Shopify (SHOP 1.73%) is one of the best-performing stocks of the last five years, up over 4,000% since its initial public offering (IPO) in 2015. This backbone of many e-commerce companies has done phenomenally well for shareholders, and for good reason, as its revenue has grown more than tenfold since 2015.

But with the stock trading at a price-to-sales ratio (P/S) north of 50, way above the market average, investors looking for exposure to e-commerce platforms may want to search elsewhere. Enter (WIX 0.24%). The professional website builder has recently entered the e-commerce market with a full head of steam and is ready to take on Shopify, the market leader. Here's how.

A person putting a label on a shipping box.

Image source: Getty Images.

Wix's model

Last June, Wix announced it had supercharged its e-commerce solutions to help its subscribers deal with the tumult of the COVID-19 lockdowns. Like Shopify, Wix now can serve its customers anything they might need to help run an e-commerce business, with tax solutions powered by Avalara (AVLR), drop-shipping, and access to Wix Payments, Wix's internal payment solution.

These investments enabled Wix to grow its business solutions revenue by 76% in 2020 and an astounding 107% in the fourth quarter of last year. Wix is also targeting specific verticals like restaurants with its SpeedETab acquisition and new point-of-sale (POS) solution, potentially stepping on the toes of not only Shopify but Square (SQ -5.40%), too.

Wix's business solutions now look to be on par with Shopify's. But if both products are equal, and Shopify has the first-mover advantage, how can Wix win over the long term?

Established user base

The key differentiator for Wix is its 200 million established users and over 5 million paying subscribers. The majority of its revenue still comes from creative solutions, which means most of these customers are not using Wix's e-commerce solutions or Wix Payments. This bodes well for cross-selling opportunities.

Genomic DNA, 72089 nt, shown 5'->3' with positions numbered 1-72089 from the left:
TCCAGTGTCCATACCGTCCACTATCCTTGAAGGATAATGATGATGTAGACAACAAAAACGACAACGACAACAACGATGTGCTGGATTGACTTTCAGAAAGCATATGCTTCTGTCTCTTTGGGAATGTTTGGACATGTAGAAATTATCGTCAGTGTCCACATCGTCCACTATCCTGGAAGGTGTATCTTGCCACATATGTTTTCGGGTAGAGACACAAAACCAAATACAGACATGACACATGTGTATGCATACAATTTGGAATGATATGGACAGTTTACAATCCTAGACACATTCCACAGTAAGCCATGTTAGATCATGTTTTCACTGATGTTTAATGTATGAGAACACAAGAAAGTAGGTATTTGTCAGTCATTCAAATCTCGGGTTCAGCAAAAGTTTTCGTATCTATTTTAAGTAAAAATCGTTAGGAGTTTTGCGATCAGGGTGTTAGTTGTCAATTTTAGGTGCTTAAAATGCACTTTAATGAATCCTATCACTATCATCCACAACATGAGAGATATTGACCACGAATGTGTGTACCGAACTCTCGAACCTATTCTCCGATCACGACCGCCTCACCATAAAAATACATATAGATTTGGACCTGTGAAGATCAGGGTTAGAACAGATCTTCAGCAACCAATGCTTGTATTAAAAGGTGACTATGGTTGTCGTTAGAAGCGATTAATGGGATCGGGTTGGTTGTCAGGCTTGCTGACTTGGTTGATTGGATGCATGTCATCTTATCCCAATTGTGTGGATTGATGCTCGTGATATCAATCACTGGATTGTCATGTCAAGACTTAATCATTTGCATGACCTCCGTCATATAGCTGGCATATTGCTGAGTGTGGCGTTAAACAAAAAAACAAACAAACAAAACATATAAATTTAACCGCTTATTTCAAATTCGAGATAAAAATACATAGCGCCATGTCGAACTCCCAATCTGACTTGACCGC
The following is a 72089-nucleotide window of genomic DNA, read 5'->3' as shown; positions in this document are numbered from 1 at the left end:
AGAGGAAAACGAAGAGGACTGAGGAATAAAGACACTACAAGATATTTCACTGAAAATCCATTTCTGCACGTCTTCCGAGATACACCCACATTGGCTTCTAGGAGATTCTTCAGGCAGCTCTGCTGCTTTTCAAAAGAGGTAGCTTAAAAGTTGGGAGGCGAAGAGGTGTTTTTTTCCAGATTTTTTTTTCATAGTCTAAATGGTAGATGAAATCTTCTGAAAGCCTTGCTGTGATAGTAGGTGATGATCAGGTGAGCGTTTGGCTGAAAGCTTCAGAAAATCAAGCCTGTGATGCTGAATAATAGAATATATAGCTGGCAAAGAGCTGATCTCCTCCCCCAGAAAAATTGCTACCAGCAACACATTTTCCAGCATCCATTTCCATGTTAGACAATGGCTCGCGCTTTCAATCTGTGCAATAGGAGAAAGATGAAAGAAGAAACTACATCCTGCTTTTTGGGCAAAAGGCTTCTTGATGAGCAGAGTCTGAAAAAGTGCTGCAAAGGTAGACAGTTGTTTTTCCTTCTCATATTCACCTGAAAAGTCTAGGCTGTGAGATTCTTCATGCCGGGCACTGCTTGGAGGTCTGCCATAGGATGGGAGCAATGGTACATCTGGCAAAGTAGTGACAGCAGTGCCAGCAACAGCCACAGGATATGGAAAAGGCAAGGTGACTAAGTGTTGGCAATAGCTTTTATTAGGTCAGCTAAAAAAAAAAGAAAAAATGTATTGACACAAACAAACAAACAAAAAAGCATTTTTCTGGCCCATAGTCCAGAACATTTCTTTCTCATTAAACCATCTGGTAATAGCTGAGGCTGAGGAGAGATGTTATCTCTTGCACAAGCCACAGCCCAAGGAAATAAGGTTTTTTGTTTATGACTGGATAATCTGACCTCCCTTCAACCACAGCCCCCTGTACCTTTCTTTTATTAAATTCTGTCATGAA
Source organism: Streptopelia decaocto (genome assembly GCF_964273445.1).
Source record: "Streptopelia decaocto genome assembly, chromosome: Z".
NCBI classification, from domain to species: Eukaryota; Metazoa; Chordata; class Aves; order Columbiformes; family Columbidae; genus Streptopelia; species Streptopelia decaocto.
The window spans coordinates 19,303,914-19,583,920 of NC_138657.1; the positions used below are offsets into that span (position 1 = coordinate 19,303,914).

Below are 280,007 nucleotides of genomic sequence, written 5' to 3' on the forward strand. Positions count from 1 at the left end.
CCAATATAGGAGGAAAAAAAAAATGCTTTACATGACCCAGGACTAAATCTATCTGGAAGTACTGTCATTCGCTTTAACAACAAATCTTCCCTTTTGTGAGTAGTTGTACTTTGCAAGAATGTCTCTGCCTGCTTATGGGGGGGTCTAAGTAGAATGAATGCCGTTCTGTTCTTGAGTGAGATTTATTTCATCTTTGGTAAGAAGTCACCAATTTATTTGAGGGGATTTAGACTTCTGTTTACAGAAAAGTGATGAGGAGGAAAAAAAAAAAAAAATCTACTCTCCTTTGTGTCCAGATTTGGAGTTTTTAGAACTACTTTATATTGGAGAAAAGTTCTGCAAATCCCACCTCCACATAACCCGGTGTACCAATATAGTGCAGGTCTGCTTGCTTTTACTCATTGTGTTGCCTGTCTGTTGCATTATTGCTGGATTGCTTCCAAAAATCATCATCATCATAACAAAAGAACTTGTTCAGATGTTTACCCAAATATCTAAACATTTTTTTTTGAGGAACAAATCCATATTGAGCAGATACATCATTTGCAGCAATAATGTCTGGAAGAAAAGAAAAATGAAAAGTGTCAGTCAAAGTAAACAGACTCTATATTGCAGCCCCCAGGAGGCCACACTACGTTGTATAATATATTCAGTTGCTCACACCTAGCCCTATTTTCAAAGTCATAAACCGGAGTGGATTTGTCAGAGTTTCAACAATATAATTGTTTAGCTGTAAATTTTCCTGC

For example, if a yoga studio is already using Wix to power its website and online bookings for classes, it is likely that they would stick with Wix if the owner decided to expand the business and start selling things like leggings and workout apparel. All things equal, and assuming Wix's e-commerce solutions are equivalent to Shopify's (which it seems they now are), why would anyone use Shopify if they are already a Wix customer? This is why Wix is aiming for Wix Payments to hit $10 billion in gross payment volume (GPV) in 2021, up from $5.4 billion in 2020. For reference, Shopify Payments did $53.9 billion in GPV last year.


At a market cap of $16.3 billion, Wix trades at a trailing P/S of 16.5. This is fairly expensive, but still a lot less than Shopify, which, as I mentioned above, trades at a P/S above 50. However, with Wix, revenue doesn't tell the whole story. Since it has to recognize revenue over the life of its subscriptions even if it gets all the money upfront, its non-GAAP (adjusted) "collections" metric gives a better sense of how its top line is doing. Wix hit $1.1 billion in collections in 2020 and is guiding for $1.45 billion in 2021. With this forward collection multiple of 11.2, the stock doesn't look overly expensive. 

Shopify has been a stock market darling the last few years, and for good reason. If you like Shopify's business model but can't wrap your head around the valuation, it may be time to take a good hard look at Wix as a potential addition to your portfolio.